Karl Elmendorff
Chor und Orchester der Bayreuther Festspiele
August 1930
Festspielhaus Bayreuth
Recording Type
  live  studio
  live compilation  live and studio
HermannIvar Andrésen
TannhäuserSigismund Pilinszky
Wolfram von EschenbachHerbert Janssen
Walther von der VogelweideGeza Belti-Pilinszky
BiterolfGeorg von Tschurtschenthaler
Heinrich der SchreiberJoachim Sattler
Reinmar von ZweterCarl Stralendorf
ElisabethMaria Müller
VenusRuth Jost-Arden
Ein junger HirtErna Berger
Naxos booklet

The history of the composition of Tannhäuser, Wagner’s fifth opera, is somewhat complex and a brief explanation about the different versions of the score may be helpful.

After a disastrous première in Dresden, Tannhäuser soon gained popularity and within ten years was performed regularly throughout Germany. During this time Wagner made amendments to the score and this revision, published in 1860, is known as the ‘Dresden’ version. In due course he received an invitation from Napoleon III to produce Tannhäuser in France and, as was customary, Wagner was expected to include a ballet scene for the Parisian audiences. With this in mind, the composer took the opportunity to re-write several further sections, and it is this version, together with yet more alterations made between 1861 and 1875, that is known as the ‘Paris’ – although it is not exactly what was performed at the ‘première’ there. The changes for Paris mainly affect the opening scene of Act I and the Song Contest in Act II; there are numerous less significant differences (including a re-worked overture) but the major result of Wagner’s additions is to enhance the rôle of Venus and extend the bacchanal – providing an ideal opportunity to include the required ballet. For local reasons the Paris production was a calamity, but before long Tannhäuser took its rightful place as one of the great operas of the nineteenth century and these days both ‘Dresden’ and ‘Paris’ versions are performed; this historic abridged set is the latter.

In 1927 the Columbia Graphophone Company recorded excerpts from Parsifal in the Festspielhaus, Bayreuth (re-issued, together with other historic passages from the opera, on Naxos 8.110049-50). This marked a turning-point in the story of ‘location’ recording and, keen to capitalise on the success of their first efforts in Wagner’s theatre, in 1928 the company’s engineers were able to set down sizeable extracts from Tristan und Isolde conducted by Karl Elmendorff. Spurred on by yet more favourable reviews, in 1930 Columbia planned to make an abridged set, on thirty-six 78 rpm sides, of the composer’s son Siegfried Wagner’s new production of Tannhäuser, conducted by Arturo Toscanini; but because of his contract with Victor Records, Toscanini was unable to participate in the project and Elmendorff was invited to conduct instead. These are not records of ‘live’ performances, but were made during August in the empty theatre, and comprise about four fifths of the score. The tricky job of deciding on the cuts was undertaken by the celebrated critic Ernest Newman, whose knowledge and understanding of Wagner’s music was almost second to none, and by Siegfried Wagner. Siegfried’s death, during the very month of recording, and that of his mother Cosima four months earlier, must have cast a shadow over the whole proceedings but the sessions went ahead nevertheless. Musically the results were magnificent, hardly surprising in view of the fine cast and experienced conductor that were assembled; and by 1930 Columbia’s technical expertise ensured that, even in the spacious empty theatre, such large orchestral and choral forces would transfer successfully to wax.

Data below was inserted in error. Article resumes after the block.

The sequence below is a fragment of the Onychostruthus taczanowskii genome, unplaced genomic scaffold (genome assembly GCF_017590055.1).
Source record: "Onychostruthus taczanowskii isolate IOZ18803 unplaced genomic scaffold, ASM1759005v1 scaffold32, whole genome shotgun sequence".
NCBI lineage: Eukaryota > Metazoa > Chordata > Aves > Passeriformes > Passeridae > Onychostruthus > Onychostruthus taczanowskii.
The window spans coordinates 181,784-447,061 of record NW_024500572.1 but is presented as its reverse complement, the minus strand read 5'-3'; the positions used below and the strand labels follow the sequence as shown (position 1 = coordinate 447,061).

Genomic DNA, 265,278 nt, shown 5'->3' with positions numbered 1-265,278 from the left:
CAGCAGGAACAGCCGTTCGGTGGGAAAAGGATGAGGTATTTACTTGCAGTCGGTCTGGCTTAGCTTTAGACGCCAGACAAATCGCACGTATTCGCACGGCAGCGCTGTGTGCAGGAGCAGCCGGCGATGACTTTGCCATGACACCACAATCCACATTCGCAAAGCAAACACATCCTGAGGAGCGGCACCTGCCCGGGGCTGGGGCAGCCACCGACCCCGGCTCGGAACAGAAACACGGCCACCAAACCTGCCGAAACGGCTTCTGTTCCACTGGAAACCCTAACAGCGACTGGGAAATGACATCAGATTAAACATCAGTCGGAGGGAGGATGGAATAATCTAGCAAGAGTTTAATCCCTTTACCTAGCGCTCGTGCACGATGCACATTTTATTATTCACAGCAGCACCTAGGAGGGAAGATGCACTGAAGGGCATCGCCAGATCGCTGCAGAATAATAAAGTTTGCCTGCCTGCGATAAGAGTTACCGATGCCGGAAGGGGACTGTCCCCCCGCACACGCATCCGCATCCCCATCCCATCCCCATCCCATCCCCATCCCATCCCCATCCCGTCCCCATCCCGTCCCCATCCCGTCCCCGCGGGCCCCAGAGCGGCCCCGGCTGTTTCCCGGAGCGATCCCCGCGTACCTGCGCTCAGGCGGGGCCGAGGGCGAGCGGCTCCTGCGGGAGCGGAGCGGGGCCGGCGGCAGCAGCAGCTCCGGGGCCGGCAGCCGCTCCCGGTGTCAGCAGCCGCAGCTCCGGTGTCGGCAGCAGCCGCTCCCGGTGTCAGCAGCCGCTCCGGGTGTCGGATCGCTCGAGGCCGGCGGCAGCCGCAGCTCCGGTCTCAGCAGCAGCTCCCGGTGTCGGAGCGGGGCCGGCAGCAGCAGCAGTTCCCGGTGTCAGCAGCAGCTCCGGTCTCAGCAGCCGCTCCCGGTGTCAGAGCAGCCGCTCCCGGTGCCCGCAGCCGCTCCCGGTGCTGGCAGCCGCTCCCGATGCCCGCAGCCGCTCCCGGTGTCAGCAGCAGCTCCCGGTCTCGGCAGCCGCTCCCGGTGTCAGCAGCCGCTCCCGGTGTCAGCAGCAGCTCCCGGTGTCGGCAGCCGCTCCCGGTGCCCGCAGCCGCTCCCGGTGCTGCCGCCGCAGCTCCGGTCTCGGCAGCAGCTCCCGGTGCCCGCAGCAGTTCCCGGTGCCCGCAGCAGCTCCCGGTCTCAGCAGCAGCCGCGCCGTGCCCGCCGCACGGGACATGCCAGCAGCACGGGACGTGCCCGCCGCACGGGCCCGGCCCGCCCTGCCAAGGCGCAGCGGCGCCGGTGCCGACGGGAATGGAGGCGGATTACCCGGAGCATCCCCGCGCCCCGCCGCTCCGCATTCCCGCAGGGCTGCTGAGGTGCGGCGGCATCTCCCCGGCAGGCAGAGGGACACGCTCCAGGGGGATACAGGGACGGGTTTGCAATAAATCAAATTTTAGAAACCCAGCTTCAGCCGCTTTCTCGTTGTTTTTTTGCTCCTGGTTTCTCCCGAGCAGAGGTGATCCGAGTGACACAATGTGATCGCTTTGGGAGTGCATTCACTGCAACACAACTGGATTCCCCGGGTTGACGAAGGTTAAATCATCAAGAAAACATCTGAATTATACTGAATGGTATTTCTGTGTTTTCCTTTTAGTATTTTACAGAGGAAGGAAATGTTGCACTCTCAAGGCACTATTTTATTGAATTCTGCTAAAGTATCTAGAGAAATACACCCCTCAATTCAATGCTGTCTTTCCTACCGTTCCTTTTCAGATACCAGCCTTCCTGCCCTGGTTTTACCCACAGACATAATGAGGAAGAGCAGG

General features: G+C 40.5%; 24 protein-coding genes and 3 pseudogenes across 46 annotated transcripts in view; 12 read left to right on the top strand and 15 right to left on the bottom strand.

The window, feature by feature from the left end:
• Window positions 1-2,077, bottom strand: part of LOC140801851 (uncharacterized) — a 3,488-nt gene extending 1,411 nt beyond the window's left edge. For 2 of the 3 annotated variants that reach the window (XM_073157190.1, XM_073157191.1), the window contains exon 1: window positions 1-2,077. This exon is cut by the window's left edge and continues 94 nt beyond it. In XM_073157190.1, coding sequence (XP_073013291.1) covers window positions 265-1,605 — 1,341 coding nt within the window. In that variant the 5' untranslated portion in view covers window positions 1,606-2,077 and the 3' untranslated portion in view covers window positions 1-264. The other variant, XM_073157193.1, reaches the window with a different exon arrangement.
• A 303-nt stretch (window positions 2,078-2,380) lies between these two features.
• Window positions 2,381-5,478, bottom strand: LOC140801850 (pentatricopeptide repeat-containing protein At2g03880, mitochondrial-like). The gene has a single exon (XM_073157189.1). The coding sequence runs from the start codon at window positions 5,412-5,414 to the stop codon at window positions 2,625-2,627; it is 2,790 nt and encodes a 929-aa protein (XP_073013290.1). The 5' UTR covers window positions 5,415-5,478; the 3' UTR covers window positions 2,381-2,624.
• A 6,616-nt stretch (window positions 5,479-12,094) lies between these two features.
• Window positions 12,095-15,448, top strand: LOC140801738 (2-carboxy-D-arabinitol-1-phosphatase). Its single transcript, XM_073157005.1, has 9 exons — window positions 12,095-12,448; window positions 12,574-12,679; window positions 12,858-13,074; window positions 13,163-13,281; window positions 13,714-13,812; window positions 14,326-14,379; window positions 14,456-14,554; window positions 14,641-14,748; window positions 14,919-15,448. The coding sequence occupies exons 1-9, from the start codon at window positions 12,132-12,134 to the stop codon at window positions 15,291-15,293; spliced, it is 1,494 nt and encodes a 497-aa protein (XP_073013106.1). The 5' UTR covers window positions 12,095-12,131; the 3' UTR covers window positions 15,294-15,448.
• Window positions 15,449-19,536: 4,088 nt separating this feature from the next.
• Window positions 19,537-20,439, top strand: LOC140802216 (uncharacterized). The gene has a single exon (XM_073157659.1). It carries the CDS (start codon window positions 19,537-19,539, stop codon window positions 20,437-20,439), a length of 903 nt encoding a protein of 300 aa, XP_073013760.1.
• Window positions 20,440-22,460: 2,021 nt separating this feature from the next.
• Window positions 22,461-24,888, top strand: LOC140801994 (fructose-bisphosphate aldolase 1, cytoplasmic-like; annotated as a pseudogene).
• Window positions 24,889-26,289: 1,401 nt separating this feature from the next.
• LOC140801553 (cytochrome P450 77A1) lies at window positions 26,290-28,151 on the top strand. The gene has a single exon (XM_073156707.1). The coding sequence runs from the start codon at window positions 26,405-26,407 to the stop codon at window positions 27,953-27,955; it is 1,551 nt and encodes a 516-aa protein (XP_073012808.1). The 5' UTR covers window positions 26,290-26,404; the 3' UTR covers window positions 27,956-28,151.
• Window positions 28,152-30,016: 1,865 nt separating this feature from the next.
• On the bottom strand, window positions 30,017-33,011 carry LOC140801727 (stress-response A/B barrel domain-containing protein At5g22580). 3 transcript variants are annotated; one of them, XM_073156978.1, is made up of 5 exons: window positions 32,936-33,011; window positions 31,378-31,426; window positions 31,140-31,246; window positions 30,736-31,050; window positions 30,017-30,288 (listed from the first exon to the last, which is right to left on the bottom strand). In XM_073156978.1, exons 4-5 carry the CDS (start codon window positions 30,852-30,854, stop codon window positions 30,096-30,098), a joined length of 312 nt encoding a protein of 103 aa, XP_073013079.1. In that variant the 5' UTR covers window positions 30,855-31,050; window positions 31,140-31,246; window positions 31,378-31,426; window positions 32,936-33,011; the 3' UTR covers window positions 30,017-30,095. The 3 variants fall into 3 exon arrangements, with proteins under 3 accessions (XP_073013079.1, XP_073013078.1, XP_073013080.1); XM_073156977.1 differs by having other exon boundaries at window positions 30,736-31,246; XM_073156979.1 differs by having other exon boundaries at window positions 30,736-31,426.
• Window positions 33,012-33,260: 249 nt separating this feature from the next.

Of the five principals, Müller, Jost-Arden, Pilinsky, Janssen and Andrèsen, four were making their Bayreuth dèbuts in this new production of Tannhäuser – only Andrèsen had sung there previously. It was also Toscanini’s first season there (he returned the following year, but never subsequently conducted at the Festival) and his influence is naturally seen in the selection of singers. He was keen to establish his mark on the new production, perhaps rejecting some of Bayreuth’s regular team in order to do so. Although he did not conduct the recording, Toscanini’s influence is sensed throughout, though Elmendorff was himself a greatly admired musician and must be given the credit for leading such a fine recorded performance. The orchestra plays magnificently, albeit in a style considered old-fashioned today; but it was the fashion then, and we are fortunate even to be able to make the comparison.

The cuts imposed on the set are not unduly serious, and none of the best known numbers are affected (though the famous Entry of the Guests in Act 2 is abbreviated). One complete, short, scene is omitted (Act 2 Scene 3) and several other sections are excised (the Landgrave’s introduction to the Song Contest is one). Happily the first act is complete, thus allowing us to hear the most significant of Wagner’s ‘Paris’ amendments in full.

Tannhäuser was first performed in Dresden on 19th October 1845; the first performance in Paris took place on 13th March 1861.

Sigismund Pilinsky was born in Budapest in 1891 and died there in 1957. He studied at the Budapest Conservatory and later in Leipzig and Berlin. He made his operatic dèbut in Miskolc in north-eastern Hungary, and from 1913 sang at the National Opera in the capital. In 1928 Pilinsky was John in Meyerbeer’s Le Prophète in Berlin and in 1930-1 sang Tannhäuser at Bayreuth. He travelled extensively as a guest tenor to Vienna, London, Chicago and San Francisco but returned to Budapest and, in retirement, became a teacher. His rather nasal voice has, however, great resonance and heroic power.